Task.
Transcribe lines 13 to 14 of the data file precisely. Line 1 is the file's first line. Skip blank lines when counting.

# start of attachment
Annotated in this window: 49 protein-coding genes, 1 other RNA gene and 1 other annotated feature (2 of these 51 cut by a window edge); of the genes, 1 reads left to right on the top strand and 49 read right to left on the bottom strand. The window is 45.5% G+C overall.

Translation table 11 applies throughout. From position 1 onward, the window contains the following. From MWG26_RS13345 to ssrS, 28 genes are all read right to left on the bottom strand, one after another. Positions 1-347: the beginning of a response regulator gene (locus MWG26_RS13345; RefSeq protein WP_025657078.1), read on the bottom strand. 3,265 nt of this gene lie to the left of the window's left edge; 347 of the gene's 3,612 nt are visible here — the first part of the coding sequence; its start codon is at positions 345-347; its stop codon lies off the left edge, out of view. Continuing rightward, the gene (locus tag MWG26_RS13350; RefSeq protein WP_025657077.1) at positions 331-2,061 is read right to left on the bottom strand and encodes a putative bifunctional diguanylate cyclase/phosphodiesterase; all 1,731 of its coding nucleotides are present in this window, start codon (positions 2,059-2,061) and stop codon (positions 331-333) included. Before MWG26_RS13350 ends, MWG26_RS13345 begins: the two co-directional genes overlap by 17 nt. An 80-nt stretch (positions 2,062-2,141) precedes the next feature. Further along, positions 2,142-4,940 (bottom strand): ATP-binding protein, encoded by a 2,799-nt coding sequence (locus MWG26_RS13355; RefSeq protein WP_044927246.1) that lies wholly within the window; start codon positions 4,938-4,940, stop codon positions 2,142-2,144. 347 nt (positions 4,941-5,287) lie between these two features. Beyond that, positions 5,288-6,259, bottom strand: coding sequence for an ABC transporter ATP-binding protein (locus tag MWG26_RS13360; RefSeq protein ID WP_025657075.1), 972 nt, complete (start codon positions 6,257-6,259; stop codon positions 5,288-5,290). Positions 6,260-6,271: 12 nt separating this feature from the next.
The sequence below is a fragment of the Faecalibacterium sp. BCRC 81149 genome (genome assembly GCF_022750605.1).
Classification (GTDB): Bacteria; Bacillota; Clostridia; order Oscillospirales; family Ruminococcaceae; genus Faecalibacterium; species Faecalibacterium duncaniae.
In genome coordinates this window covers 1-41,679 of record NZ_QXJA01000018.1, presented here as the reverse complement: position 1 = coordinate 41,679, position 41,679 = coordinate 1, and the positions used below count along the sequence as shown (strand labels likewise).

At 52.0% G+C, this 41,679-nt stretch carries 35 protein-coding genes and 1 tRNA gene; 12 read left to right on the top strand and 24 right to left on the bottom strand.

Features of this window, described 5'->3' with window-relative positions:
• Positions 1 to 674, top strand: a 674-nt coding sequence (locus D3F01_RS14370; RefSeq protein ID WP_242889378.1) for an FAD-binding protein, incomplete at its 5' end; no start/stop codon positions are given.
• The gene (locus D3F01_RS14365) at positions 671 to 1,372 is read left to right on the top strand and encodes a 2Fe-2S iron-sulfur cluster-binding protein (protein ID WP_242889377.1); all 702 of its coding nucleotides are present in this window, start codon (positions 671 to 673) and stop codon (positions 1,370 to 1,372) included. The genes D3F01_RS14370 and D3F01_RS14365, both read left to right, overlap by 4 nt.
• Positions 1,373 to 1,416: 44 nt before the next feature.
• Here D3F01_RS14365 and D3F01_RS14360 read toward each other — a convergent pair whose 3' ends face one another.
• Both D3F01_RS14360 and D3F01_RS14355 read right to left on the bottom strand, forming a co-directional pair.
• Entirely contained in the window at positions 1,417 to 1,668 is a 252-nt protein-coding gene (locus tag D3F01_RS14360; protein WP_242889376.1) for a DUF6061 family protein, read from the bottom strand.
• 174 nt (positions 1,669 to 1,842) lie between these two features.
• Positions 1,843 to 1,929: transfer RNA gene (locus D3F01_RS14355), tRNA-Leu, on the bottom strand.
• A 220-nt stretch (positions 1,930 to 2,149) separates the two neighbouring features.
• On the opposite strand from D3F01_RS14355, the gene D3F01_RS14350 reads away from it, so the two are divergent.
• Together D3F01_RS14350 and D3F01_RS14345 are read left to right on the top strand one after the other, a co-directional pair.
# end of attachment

• Entirely contained in the window at positions 1,417 to 1,668 is a 252-nt protein-coding gene (locus tag D3F01_RS14360; protein WP_242889376.1) for a DUF6061 family protein, read from the bottom strand.
• 174 nt (positions 1,669 to 1,842) lie between these two features.